Donors operating under Common Approach to Budgetary Support (Cabs) on Wednesday urged the Malawi Government to vigorously pursue corruption cases against ‘big fish’.
Cabs also advised the government to prudently use its money.
German Ambassador Peter Woeste, current chairperson of the Cabs, said in Lilongwe on Wednesday morning that development in Malawi and continued support to the budget depended on continued adherence to underlying principles such as public financial management, human rights and political governance.
“We encourage government being seen to vigorously pursue those who are caught in corrupt practices and not just the little fish but the big ones as well,” said Woeste, observing that Malawi is still among countries where Transparency International finds corruption a serious problem.
Woeste said while the government has planned reforms in the majority of areas of the underlying principles, there has not been “transfer from correct analyses into practice”, noting that development impact would only come about through effective and efficient implementation.
He emphasised on the importance of effective implementation of the Financial Reporting and Oversight Programme and improved independence of the Anti-Corruption Bureau, Director of Public Procurement and the National Audit Office and scrutiny of their annual reports by Parliament.
On Malawi holding tripartite elections in 2014, Woeste said while the donor community applauded the decision to hold local government elections, the challenge of holding such elections in a free, fair and well managed manner still arises despite them being an indicator of sustained good governance.
“Tough decisions are also required in order to responsibly set priorities. Apart from the effective implementation of political plans, we see a need for planning to be prioritised and realistically costed,” said Woeste, observing, for example, that implementation of MGDS II and the Economic Recovery Plan (ERP) begs for resources more than donor assistance and the Malawi Government budget.
Woeste said in the quest to attain economic growth and eradicate poverty, alliances and partnerships among private sector players and the civil society are crucial.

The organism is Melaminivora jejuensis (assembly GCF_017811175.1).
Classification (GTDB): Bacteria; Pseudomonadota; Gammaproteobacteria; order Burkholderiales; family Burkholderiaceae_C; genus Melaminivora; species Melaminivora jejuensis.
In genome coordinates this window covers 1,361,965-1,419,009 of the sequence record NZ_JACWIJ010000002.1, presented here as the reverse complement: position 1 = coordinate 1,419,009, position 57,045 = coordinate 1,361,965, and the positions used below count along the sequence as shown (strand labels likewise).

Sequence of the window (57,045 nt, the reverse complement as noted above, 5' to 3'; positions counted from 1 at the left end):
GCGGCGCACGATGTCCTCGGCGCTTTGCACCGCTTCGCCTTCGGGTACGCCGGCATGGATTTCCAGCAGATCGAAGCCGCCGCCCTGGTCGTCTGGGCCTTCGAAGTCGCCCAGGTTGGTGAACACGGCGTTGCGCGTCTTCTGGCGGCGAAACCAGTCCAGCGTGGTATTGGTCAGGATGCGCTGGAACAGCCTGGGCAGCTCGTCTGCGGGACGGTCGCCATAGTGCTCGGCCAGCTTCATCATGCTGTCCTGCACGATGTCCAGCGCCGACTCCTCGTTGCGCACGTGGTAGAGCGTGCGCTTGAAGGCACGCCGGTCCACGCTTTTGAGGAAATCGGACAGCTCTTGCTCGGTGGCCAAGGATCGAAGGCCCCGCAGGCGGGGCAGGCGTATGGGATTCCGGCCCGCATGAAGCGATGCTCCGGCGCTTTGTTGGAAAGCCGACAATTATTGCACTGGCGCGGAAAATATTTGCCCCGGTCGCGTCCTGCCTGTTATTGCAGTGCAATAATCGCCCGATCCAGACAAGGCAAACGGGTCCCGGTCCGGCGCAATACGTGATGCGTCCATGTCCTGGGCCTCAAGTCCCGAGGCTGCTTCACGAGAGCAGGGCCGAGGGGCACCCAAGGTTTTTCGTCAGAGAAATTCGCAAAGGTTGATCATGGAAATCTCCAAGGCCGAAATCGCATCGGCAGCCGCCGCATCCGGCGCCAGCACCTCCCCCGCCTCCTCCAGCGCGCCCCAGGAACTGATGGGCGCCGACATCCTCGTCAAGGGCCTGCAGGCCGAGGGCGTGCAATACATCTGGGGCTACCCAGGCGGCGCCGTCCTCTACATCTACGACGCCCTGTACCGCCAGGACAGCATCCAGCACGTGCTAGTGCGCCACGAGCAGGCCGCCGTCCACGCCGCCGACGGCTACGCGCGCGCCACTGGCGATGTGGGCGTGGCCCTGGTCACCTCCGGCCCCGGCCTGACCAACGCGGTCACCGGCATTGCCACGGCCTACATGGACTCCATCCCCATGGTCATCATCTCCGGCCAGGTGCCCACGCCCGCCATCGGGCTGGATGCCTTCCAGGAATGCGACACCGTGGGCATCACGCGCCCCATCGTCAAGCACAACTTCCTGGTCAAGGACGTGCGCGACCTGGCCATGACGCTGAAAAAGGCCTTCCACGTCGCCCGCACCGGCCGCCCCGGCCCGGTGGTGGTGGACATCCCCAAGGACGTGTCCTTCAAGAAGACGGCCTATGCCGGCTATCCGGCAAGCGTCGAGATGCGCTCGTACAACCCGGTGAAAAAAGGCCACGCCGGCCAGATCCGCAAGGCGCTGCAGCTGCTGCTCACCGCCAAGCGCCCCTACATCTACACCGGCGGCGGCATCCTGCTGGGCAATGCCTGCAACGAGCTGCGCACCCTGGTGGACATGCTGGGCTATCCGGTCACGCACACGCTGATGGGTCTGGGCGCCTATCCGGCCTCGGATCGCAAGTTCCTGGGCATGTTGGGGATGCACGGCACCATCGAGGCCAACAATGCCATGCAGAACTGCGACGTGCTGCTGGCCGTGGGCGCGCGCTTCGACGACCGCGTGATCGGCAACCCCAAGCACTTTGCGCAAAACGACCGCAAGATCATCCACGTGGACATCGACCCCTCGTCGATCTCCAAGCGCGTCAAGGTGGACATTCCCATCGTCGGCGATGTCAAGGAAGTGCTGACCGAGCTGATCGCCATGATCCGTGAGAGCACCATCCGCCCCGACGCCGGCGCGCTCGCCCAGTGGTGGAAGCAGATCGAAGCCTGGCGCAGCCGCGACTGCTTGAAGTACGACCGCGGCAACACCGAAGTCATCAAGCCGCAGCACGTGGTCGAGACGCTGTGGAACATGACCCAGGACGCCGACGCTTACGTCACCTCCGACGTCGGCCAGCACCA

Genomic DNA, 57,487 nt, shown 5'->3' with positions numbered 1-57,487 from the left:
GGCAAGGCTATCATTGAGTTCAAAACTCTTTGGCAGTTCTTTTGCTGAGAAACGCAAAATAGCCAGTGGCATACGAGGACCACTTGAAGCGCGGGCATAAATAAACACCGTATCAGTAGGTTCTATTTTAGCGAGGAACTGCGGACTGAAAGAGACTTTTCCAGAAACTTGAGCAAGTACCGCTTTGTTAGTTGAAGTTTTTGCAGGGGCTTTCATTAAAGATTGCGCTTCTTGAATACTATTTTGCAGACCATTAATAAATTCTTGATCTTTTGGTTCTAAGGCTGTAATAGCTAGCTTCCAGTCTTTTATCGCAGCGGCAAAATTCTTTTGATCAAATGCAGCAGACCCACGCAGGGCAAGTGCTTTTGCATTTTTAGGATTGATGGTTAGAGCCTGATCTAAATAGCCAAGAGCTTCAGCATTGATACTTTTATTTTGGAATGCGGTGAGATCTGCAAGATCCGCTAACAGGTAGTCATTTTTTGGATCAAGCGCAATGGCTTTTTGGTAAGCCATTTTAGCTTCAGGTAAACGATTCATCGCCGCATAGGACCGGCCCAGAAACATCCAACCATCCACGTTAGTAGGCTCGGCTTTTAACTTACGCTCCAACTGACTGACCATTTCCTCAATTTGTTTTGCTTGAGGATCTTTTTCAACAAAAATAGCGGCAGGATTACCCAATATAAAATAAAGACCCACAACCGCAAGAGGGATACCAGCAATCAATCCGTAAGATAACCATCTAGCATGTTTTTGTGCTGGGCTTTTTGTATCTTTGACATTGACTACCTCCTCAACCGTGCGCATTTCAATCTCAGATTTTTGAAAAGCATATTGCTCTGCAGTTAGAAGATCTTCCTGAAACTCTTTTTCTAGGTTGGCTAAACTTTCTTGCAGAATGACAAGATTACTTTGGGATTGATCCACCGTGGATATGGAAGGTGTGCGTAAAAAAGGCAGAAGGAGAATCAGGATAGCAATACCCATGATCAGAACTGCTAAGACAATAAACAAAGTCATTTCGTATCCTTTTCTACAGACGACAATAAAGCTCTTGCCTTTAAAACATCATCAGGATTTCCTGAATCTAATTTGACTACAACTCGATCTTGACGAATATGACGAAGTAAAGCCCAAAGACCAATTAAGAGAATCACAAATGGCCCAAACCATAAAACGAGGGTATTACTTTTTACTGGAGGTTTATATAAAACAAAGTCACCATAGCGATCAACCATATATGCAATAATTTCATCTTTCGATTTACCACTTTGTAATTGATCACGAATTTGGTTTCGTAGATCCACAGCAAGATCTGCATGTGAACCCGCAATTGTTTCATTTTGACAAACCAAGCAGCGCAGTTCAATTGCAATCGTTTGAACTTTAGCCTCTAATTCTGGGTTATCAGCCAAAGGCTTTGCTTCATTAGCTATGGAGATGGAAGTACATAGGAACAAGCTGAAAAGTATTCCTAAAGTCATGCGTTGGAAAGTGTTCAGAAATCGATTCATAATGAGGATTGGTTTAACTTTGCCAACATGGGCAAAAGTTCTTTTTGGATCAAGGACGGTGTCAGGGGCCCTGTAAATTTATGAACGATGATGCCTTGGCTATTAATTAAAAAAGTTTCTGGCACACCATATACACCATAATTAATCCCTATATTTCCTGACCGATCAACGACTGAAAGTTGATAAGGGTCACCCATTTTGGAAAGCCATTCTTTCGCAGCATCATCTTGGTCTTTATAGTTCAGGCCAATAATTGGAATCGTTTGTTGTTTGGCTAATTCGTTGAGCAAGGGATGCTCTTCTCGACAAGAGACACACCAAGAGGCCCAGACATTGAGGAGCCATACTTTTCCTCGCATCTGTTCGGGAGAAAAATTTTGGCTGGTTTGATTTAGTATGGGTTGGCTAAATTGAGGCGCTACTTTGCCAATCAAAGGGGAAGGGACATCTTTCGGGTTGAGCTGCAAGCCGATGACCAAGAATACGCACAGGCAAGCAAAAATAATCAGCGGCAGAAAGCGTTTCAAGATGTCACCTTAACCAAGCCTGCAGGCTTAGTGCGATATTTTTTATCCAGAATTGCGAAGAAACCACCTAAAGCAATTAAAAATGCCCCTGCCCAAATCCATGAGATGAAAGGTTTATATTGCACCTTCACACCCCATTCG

The donor community, he said, support the tough decisions government has had to take in the last nine months aimed at improving the state of the economy of Malawi.
“The commodity we are most in need of now is confidence, is trust, is reality, is responsibility. It is up to us to create it. Malawi receives budget support, which is our strongest sign of confidence. We underline our full trust in the government that it will pursue its reform agenda,” Woeste said.
On donor inflows, Woeste also said Cabs donors have given Malawi Government over US$600 million between April and December 2012.
“Overall, development partners have supported Malawi with more than US $600 million from the time when the president came into office until the end of 2012. Current financial year grants amount to 30.4 per cent of the budget,” Woeste said.
He observed that some donors who are yet to fully resume budget support to Malawi actually provided emergency budget support and that where it has not been direct support, then grants have been increased by equivalent amounts.
In his remarks, Finance Minister Ken Lipenga said the government was still committed to the fundamental principles on which the Malawi-donors budget support cooperation is hinged.
“I wish to reaffirm our commitment to these principles not only because they are part of the budget support cooperation, but most importantly, because they are enshrined in the Malawi Constitution,” said Lipenga, noting that the IMF review mission recently expressed satisfaction with progress so far.
He said he remains optimistic that the Malawi economy will perform better in 2013 with projected good agricultural production and a stable macroeconomic environment.